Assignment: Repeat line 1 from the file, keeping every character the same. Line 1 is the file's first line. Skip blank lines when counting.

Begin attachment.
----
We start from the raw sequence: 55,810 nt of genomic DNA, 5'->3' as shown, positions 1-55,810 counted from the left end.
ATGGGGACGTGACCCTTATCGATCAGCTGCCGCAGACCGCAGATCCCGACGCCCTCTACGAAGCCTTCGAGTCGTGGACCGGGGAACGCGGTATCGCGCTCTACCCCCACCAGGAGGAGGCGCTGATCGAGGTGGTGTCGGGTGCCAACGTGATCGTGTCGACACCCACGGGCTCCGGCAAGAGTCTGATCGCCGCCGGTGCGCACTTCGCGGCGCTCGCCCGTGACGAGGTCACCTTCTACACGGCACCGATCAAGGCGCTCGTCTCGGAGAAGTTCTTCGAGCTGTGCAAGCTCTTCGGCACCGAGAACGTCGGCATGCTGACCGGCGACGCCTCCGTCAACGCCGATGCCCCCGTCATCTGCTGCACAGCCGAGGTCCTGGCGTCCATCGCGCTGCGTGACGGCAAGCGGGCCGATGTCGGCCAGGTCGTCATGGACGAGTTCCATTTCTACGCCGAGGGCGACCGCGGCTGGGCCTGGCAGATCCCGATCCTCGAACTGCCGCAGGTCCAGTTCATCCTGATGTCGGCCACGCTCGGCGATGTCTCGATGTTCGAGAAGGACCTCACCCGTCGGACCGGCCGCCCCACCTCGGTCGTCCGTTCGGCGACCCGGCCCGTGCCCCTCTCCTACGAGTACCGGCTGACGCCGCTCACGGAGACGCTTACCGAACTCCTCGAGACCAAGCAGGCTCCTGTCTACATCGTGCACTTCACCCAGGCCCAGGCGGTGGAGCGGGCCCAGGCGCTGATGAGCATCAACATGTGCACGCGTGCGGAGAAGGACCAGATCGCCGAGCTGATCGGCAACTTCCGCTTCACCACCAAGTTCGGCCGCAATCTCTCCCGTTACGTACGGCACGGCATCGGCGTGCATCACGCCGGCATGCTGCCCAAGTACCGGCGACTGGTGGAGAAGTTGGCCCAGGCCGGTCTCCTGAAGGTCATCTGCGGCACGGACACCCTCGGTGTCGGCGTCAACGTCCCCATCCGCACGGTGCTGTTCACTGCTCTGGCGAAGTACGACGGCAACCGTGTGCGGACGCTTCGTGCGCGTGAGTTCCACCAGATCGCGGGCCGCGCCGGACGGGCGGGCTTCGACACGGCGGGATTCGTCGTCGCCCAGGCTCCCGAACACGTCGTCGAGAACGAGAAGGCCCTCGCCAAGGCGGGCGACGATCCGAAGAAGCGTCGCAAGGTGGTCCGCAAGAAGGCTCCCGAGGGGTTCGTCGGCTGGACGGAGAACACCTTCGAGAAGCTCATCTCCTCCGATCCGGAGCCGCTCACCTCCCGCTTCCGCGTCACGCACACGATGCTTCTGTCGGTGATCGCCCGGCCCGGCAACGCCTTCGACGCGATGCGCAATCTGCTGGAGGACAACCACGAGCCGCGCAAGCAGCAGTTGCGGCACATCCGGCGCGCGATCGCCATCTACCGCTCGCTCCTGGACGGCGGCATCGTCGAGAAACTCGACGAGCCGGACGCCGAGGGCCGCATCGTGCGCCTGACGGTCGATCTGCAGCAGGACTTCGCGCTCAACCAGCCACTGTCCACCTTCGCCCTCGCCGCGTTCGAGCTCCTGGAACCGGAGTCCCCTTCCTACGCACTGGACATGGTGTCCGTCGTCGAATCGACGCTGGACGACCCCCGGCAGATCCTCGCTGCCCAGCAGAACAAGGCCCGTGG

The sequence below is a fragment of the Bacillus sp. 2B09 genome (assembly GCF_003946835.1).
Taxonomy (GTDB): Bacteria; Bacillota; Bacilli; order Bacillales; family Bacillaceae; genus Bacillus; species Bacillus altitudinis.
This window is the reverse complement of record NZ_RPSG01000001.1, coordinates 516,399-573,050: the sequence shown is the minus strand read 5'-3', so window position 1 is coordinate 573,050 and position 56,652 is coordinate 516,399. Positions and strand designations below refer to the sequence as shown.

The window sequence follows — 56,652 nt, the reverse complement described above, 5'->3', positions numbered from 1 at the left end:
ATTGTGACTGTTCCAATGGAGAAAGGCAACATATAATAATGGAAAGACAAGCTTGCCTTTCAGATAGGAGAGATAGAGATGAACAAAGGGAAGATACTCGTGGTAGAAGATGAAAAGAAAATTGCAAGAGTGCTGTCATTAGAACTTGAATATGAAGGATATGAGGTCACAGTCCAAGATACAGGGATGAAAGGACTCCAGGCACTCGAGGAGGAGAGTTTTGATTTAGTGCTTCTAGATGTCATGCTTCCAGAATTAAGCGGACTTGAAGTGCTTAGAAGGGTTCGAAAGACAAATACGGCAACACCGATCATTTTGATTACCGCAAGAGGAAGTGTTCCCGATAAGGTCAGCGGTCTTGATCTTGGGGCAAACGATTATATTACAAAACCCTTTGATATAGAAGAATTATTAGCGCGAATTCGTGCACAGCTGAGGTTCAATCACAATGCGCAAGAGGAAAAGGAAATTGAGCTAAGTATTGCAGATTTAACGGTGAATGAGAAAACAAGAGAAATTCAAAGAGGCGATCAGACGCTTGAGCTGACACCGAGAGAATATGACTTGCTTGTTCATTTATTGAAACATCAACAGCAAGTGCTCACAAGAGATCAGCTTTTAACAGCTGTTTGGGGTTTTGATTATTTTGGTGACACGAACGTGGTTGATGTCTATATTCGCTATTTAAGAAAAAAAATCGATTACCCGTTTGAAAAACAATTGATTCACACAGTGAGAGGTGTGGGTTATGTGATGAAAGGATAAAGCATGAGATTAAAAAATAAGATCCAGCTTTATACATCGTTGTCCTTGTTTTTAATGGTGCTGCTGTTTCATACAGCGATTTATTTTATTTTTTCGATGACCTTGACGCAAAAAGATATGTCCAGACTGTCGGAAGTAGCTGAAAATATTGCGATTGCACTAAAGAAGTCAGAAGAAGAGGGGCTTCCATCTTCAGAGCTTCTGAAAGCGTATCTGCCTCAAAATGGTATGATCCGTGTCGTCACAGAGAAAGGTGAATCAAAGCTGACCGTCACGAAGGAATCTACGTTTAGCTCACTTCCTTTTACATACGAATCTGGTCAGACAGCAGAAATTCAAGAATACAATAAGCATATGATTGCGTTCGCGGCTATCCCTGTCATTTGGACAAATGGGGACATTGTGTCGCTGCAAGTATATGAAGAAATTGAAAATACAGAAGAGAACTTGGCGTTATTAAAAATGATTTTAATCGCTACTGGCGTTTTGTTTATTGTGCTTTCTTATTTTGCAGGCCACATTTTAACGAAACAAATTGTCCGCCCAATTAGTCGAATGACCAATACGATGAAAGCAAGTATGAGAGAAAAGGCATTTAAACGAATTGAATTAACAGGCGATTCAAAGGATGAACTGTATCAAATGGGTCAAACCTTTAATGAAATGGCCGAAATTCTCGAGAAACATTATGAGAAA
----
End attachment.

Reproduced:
We start from the raw sequence: 55,810 nt of genomic DNA, 5'->3' as shown, positions 1-55,810 counted from the left end.